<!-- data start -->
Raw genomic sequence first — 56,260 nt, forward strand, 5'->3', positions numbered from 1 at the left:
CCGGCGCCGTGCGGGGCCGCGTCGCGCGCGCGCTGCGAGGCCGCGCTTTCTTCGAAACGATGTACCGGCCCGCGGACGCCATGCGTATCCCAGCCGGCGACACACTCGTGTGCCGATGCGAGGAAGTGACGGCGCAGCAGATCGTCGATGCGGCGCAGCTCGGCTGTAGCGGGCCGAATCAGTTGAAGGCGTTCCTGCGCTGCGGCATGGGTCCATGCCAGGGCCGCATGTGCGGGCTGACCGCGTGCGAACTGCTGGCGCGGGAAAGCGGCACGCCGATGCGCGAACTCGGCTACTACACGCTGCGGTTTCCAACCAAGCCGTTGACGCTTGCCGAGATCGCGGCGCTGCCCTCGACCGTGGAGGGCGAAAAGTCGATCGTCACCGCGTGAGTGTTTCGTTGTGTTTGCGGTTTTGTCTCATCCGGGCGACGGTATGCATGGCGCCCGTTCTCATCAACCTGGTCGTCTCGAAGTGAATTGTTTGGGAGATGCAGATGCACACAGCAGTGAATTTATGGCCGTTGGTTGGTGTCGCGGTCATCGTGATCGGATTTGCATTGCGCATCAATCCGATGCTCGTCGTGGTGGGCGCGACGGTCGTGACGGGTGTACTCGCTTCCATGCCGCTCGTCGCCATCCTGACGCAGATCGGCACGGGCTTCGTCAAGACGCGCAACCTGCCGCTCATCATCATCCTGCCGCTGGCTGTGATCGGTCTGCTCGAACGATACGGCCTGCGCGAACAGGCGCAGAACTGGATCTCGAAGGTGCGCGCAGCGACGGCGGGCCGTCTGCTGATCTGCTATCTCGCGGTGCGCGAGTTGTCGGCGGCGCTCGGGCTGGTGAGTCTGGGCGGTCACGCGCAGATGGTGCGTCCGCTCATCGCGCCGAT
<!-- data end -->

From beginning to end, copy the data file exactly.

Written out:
Raw genomic sequence first — 56,260 nt, forward strand, 5'->3', positions numbered from 1 at the left:
CCGGCGCCGTGCGGGGCCGCGTCGCGCGCGCGCTGCGAGGCCGCGCTTTCTTCGAAACGATGTACCGGCCCGCGGACGCCATGCGTATCCCAGCCGGCGACACACTCGTGTGCCGATGCGAGGAAGTGACGGCGCAGCAGATCGTCGATGCGGCGCAGCTCGGCTGTAGCGGGCCGAATCAGTTGAAGGCGTTCCTGCGCTGCGGCATGGGTCCATGCCAGGGCCGCATGTGCGGGCTGACCGCGTGCGAACTGCTGGCGCGGGAAAGCGGCACGCCGATGCGCGAACTCGGCTACTACACGCTGCGGTTTCCAACCAAGCCGTTGACGCTTGCCGAGATCGCGGCGCTGCCCTCGACCGTGGAGGGCGAAAAGTCGATCGTCACCGCGTGAGTGTTTCGTTGTGTTTGCGGTTTTGTCTCATCCGGGCGACGGTATGCATGGCGCCCGTTCTCATCAACCTGGTCGTCTCGAAGTGAATTGTTTGGGAGATGCAGATGCACACAGCAGTGAATTTATGGCCGTTGGTTGGTGTCGCGGTCATCGTGATCGGATTTGCATTGCGCATCAATCCGATGCTCGTCGTGGTGGGCGCGACGGTCGTGACGGGTGTACTCGCTTCCATGCCGCTCGTCGCCATCCTGACGCAGATCGGCACGGGCTTCGTCAAGACGCGCAACCTGCCGCTCATCATCATCCTGCCGCTGGCTGTGATCGGTCTGCTCGAACGATACGGCCTGCGCGAACAGGCGCAGAACTGGATCTCGAAGGTGCGCGCAGCGACGGCGGGCCGTCTGCTGATCTGCTATCTCGCGGTGCGCGAGTTGTCGGCGGCGCTCGGGCTGGTGAGTCTGGGCGGTCACGCGCAGATGGTGCGTCCGCTCATCGCGCCGAT